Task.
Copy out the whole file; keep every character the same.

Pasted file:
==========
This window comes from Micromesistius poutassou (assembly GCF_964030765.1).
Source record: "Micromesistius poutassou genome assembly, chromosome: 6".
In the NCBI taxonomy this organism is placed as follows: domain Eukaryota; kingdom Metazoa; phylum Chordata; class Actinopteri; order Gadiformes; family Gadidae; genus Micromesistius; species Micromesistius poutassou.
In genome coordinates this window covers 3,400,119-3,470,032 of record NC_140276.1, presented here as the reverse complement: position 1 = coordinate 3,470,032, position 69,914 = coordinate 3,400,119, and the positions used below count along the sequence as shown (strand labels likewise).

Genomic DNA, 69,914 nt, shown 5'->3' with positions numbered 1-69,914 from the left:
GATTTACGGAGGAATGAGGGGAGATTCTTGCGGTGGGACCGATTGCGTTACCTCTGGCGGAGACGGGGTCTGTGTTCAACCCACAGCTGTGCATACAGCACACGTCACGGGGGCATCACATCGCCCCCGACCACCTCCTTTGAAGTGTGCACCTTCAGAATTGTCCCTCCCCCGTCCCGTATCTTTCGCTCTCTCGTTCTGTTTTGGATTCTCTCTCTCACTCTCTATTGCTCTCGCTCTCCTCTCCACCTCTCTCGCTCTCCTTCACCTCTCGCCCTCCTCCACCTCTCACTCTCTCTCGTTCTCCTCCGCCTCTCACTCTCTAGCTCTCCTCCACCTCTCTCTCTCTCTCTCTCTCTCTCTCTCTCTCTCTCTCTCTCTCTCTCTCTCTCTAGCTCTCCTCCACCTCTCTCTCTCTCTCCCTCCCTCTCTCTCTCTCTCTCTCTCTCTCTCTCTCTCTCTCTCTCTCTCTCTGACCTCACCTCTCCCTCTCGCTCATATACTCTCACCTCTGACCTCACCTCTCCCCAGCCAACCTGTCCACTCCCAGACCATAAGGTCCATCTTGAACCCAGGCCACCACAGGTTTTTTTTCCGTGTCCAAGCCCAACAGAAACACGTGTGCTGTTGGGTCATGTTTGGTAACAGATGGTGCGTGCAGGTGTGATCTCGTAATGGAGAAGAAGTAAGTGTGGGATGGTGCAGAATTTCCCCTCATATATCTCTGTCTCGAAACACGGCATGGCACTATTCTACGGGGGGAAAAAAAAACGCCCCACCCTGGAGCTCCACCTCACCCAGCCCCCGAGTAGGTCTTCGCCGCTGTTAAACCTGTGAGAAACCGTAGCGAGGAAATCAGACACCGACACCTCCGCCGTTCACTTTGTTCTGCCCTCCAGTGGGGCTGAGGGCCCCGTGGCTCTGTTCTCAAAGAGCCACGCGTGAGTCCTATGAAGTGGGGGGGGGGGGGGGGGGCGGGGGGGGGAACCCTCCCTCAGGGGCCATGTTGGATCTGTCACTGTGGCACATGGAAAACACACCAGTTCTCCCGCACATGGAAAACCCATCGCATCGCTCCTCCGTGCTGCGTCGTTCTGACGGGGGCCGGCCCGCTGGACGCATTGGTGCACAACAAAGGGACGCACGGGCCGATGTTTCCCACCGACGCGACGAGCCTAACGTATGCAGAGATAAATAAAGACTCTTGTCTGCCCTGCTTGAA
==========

This window comes from Micromesistius poutassou (assembly GCF_964030765.1).
Source record: "Micromesistius poutassou genome assembly, chromosome: 6".
In the NCBI taxonomy this organism is placed as follows: domain Eukaryota; kingdom Metazoa; phylum Chordata; class Actinopteri; order Gadiformes; family Gadidae; genus Micromesistius; species Micromesistius poutassou.
In genome coordinates this window covers 3,400,119-3,470,032 of record NC_140276.1, presented here as the reverse complement: position 1 = coordinate 3,470,032, position 69,914 = coordinate 3,400,119, and the positions used below count along the sequence as shown (strand labels likewise).

Genomic DNA, 69,914 nt, shown 5'->3' with positions numbered 1-69,914 from the left:
GATTTACGGAGGAATGAGGGGAGATTCTTGCGGTGGGACCGATTGCGTTACCTCTGGCGGAGACGGGGTCTGTGTTCAACCCACAGCTGTGCATACAGCACACGTCACGGGGGCATCACATCGCCCCCGACCACCTCCTTTGAAGTGTGCACCTTCAGAATTGTCCCTCCCCCGTCCCGTATCTTTCGCTCTCTCGTTCTGTTTTGGATTCTCTCTCTCACTCTCTATTGCTCTCGCTCTCCTCTCCACCTCTCTCGCTCTCCTTCACCTCTCGCCCTCCTCCACCTCTCACTCTCTCTCGTTCTCCTCCGCCTCTCACTCTCTAGCTCTCCTCCACCTCTCTCTCTCTCTCTCTCTCTCTCTCTCTCTCTCTCTCTCTCTCTCTCTCTCTCTAGCTCTCCTCCACCTCTCTCTCTCTCTCCCTCCCTCTCTCTCTCTCTCTCTCTCTCTCTCTCTCTCTCTCTCTCTCTCTCTGACCTCACCTCTCCCTCTCGCTCATATACTCTCACCTCTGACCTCACCTCTCCCCAGCCAACCTGTCCACTCCCAGACCATAAGGTCCATCTTGAACCCAGGCCACCACAGGTTTTTTTTCCGTGTCCAAGCCCAACAGAAACACGTGTGCTGTTGGGTCATGTTTGGTAACAGATGGTGCGTGCAGGTGTGATCTCGTAATGGAGAAGAAGTAAGTGTGGGATGGTGCAGAATTTCCCCTCATATATCTCTGTCTCGAAACACGGCATGGCACTATTCTACGGGGGGAAAAAAAAACGCCCCACCCTGGAGCTCCACCTCACCCAGCCCCCGAGTAGGTCTTCGCCGCTGTTAAACCTGTGAGAAACCGTAGCGAGGAAATCAGACACCGACACCTCCGCCGTTCACTTTGTTCTGCCCTCCAGTGGGGCTGAGGGCCCCGTGGCTCTGTTCTCAAAGAGCCACGCGTGAGTCCTATGAAGTGGGGGGGGGGGGGGGGGGCGGGGGGGGGAACCCTCCCTCAGGGGCCATGTTGGATCTGTCACTGTGGCACATGGAAAACACACCAGTTCTCCCGCACATGGAAAACCCATCGCATCGCTCCTCCGTGCTGCGTCGTTCTGACGGGGGCCGGCCCGCTGGACGCATTGGTGCACAACAAAGGGACGCACGGGCCGATGTTTCCCACCGACGCGACGAGCCTAACGTATGCAGAGATAAATAAAGACTCTTGTCTGCCCTGCTTGAA